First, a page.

Dominance in the NBA can be recognized not just in how much a team wins, but in how far its ideas spread. The Warriors remade the entire league in their image. By the end of last season, most teams with a hope of contention were either imitating Golden State’s systems, tailoring their rosters in direct response, or both. The highest levels of professional basketball were effectively styled to a single team.
There were echoes in Houston, where the Rockets acquired players for the explicit purpose of countering what the Warriors do best; in Boston, where the precedent set by the Warriors led the Celtics to stack their roster with wings; in Denver, where the Nuggets riffed on the kind of ball and player movement that the Warriors made trendy; in Milwaukee, where the three-point revolution continued apace; and even in Toronto, where the Raptors turned some of the Warriors’ own tricks against them on their way to the championship. The trends continue on and on, wrapping around to the teams that had no business trying to play like the Warriors but attempted it anyway.
Golden State became one of the most successful teams the league has ever seen, and by way of that success, one of its most prevalent. That era appears to be over. Whatever the Warriors are next season, they will be inarguably different. No lesser authority than general manager Bob Myers stated as such this week. "It's not going to be what it was,” Myers said in an interview with Kerith Burke of NBC Sports. “But there's also an excitement to that. There's a novelty to that.” Where there is novelty for the Warriors, there is novelty for the league. In leaving Golden State for Brooklyn, Kevin Durant has decentralized pro basketball as we know it. It may only be a matter of time before some other team sets its own paradigm, but the excitement of this particular moment comes from the vacuum that the Warriors leave behind.
For the first time in years, there is no presumed champion. In the West, there may not even be presumed conference finalists. We know so little about what the new NBA will look like, and we know least of all about what will be reflected back. In the absence of a single, definitive powerhouse like the Warriors, where will the league takes its cues? Which teams will set the terms of engagement? As Myers put it: “It's a new era.” The Warriors will be good so long as they have Stephen Curry, Draymond Green, and Klay Thompson. Yet their days of framing the league seem to have come to a close.
Welcome to the Why Not Us? NBA. As many as nine teams could have a real shot at the championship next season, which aside from the obvious competitive value, could be a boon for strategic diversity. In some ways, we’ve all learned too much about the way basketball works to revert to certain styles of play. Yet modern basketball is a bigger tent than it seems, allowing for far more than a bunch of off-brand Warriors clones launching up threes. The Clippers will have their own take on the superstar model, and the most formidable perimeter defense in the league with it. The Sixers will stretch positionless basketball to its limits next season, effectively swapping out a star wing (Jimmy Butler) for another star center (Al Horford). The Rockets will attempt a wild experiment in pairing James Harden with Russell Westbrook, two players who independently redefined what it meant to control an offense.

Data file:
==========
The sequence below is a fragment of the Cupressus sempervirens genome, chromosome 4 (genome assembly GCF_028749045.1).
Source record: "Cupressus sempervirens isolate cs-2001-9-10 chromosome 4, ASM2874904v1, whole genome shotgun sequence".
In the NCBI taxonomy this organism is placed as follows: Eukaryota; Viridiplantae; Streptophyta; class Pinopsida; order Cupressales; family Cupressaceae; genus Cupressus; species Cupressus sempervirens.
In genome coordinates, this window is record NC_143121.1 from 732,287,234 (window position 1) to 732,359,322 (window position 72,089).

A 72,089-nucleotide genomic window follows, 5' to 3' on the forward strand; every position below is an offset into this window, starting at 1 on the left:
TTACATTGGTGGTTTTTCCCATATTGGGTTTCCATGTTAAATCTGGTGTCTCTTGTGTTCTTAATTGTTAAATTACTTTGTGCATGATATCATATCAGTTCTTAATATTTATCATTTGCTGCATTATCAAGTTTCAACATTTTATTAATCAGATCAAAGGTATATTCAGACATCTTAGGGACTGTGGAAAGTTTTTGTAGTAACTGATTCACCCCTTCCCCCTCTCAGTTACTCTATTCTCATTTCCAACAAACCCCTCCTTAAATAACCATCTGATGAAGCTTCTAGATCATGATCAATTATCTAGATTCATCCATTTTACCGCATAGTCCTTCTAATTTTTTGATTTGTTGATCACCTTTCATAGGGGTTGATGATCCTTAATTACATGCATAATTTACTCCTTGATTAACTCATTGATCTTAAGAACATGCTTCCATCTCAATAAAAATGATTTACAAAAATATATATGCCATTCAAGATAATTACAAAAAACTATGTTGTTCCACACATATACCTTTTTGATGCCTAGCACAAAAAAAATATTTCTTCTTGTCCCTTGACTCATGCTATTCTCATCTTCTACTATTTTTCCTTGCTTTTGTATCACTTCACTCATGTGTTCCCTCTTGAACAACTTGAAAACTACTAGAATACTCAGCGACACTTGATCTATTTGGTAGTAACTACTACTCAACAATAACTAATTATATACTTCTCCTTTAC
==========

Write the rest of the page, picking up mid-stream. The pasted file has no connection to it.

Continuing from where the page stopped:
So many teams—from the Bucks to the Lakers to the Blazers to the Jazz—will have their say on the result of the season. With that comes some authorship in where the league goes next. Shaquille O’Neal was once so dominant that he could act as a job creator, keeping entire ranks of big, physical centers under the employ of other teams. Curry became comparable, in his own way, for the demands he put on his opponents and the personnel that would be required to stop him. That threat is still there, only muted by circumstance. It’s easier to dedicate the resources to stifle Curry when Durant isn’t around to break the scheme in two. There’s room for teams to be themselves again, rather than the foils the Warriors needed them to be.
Most compelling in all of this are the singular talents that set teams apart. No other team could fully replicate what the Warriors were doing because they didn’t have the same exorbitant roster and even before that, they didn’t have Curry. Yet the league’s best off-the-dribble shooter might be stylistically closer to Curry than any center is to Nikola Jokić, or any player at all is to Giannis Antetokounmpo. So many of the best players in the game today are playing in a way that would prove difficult to mirror. Still, some will manage to separate themselves and then teams around the league will do what they always do: crib from what seems to be working best. The NBA is so often called a copycat league, which is really to say that its teams learn from one another. In the next few years, those lessons could take the game in all sorts of directions, or in even more interesting fashion, strike some delicate balance between them.
The chatter among team personnel at the Las Vegas Summer League was as loose and varied as it’s been in the half-decade since the Warriors rose to power. There is an unmistakable sense of opportunism in the air, and a touch of imagination. It could lead anywhere. It could lead everywhere. Possibility is the point.